NASA's TRMM satellite saw some towering thunderstorms in Tropical Cyclone Gillian before it made landfall over the Western Cape York Peninsula of Queensland, Australia. Gillian has been staying over land since, and is now a remnant low pressure area.
On March 10, NASA and JAXA's Tropical Rainfall Measuring Mission satellite called TRMM passed over Tropical Cyclone Gillian. TRMM's Precipitation Radar (PR) instrument gathered data that showed some of the powerful storms within tropical storm Gillian reached heights above 16 km/9.9 miles.
Tropical Cyclone Gillian's center still remained over land on March 11 at 0300 UTC. Maximum sustained winds were near 35 knots/40 mph/62 kph. Gillian was centered near 15.5 south and 141.7 east, over the Western Cape York Peninsula of Queensland and still 163 nautical miles/187.6 miles/301.9 km east-northeast of Mornington Island, Australia. It was moving to the south at 5 knots/5.7 mph/9.2 kph. The Joint Typhoon Warning Center issued their final advisory on Gillian at 0300 UTC.
By 1200 UTC/8 a.m. EST on March 11, the Joint Typhoon Warning Center or JTWC noted that Gillian had become a remnant low pressure area. An area of convection persisted near 15.6 south and 141.1 east, about 100 nautical miles/115.1 miles/185.2 km east-northeast of Mornington Island.
The JTWC noted that animated infrared imagery showed that the convection over the weak low-level circulation was poorly organized. Radar imagery showed that bands of thunderstorms were fragmented over the northwestern quadrant of the low pressure area.
Surface observations today (March 11) from Mornington Island and Kowanyama showed light winds (less than 10 knots/11.5 mph/18.5 kph) and sea level air pressure values near 1009 millibars. Maximum sustained surface winds were estimated at 15 to 20 knots/17.2 to 23.0 mph/27.7 to 37.0 kph. JTWC noted that the potential for the re-development into a tropical depression or tropical storm is low over the next day.
The Australian Bureau of Meteorology does not have any current warnings in place for Gillian's remnants, but cautioned, "People from Burketown to the QLD/NT (Queensland/Northern Territory) border, including Mornington Island and Sweers Island should consider what action they will need to take if the cyclone threat increases."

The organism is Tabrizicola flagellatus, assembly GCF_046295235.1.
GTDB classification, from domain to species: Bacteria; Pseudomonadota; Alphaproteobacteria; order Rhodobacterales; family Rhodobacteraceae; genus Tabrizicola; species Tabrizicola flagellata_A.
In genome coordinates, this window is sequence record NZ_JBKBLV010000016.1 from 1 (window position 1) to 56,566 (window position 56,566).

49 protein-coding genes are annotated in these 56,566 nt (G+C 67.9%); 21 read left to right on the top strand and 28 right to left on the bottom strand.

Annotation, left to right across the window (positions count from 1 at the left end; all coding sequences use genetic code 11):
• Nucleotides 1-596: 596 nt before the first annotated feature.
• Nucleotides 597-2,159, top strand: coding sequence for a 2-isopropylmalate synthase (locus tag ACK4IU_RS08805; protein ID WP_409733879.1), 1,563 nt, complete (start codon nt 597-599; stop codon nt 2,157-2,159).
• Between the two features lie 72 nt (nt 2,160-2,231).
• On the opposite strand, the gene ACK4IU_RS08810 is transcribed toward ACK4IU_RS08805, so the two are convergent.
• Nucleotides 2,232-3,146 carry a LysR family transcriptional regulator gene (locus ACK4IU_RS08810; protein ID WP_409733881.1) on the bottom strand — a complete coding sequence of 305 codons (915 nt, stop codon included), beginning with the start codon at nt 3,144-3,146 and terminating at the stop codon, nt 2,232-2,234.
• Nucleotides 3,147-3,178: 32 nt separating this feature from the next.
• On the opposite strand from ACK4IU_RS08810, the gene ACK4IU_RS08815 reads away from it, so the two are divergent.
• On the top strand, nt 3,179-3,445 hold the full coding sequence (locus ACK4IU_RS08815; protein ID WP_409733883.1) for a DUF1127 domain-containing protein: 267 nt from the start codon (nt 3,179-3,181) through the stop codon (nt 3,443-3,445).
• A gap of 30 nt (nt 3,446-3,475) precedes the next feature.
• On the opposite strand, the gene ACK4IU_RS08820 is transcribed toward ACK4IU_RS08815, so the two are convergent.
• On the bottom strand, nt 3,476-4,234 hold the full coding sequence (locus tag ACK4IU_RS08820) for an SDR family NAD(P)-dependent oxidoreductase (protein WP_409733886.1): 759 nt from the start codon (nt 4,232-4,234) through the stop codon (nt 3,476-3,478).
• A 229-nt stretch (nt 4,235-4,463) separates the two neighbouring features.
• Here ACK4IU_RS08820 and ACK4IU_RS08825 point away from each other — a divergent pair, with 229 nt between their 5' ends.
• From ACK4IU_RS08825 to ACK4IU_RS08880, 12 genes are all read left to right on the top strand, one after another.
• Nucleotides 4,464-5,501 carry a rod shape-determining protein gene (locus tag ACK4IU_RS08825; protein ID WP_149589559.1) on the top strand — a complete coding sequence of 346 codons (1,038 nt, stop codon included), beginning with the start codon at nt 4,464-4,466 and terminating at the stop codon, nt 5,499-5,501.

Text credit: Rob Gutro/Hal Pierce
NASA's Goddard Space Flight Center/SSAI
Rob Gutro/Hal Pierce | EurekAlert!
Crucial peatlands carbon-sink vulnerable to rising sea levels
29.06.2016 | University of Exeter
ChemCam findings hint at oxygen-rich past on Mars
28.06.2016 | DOE/Los Alamos National Laboratory
3D printing revolutionized the manufacturing of complex shapes in the last few years. Using additive depositing of materials, where individual dots or lines...
R2D2, a joint project to analyze and development high-TRL processes and technologies for manufacture of flexible organic light-emitting diodes (OLEDs) funded by the German Federal Ministry of Education and Research (BMBF) has been successfully completed.
In contrast to point light sources like LEDs made of inorganic semiconductor crystals, organic light-emitting diodes (OLEDs) are light-emitting surfaces. Their...
High resolution rotational spectroscopy reveals an unprecedented number of conformations of an odorant molecule – a new world record!
In a recent publication in the journal Physical Chemistry Chemical Physics, researchers from the Max Planck Institute for the Structure and Dynamics of Matter...
Strands of cow cartilage substitute for ink in a 3D bioprinting process that may one day create cartilage patches for worn out joints, according to a team of engineers. "Our goal is to create tissue that can be used to replace large amounts of worn out tissue or design patches," said Ibrahim T. Ozbolat, associate professor of engineering science and mechanics. "Those who have osteoarthritis in their joints suffer a lot. We need a new alternative treatment for this."
Cartilage is a good tissue to target for scale-up bioprinting because it is made up of only one cell type and has no blood vessels within the tissue. It is...
Physicists in Innsbruck have realized the first quantum simulation of lattice gauge theories, building a bridge between high-energy theory and atomic physics. In the journal Nature, Rainer Blatt‘s and Peter Zoller’s research teams describe how they simulated the creation of elementary particle pairs out of the vacuum by using a quantum computer.
Elementary particles are the fundamental buildings blocks of matter, and their properties are described by the Standard Model of particle physics. The...
28.06.2016 | Event News
09.06.2016 | Event News
24.05.2016 | Event News
29.06.2016 | Life Sciences
29.06.2016 | Life Sciences
29.06.2016 | Earth Sciences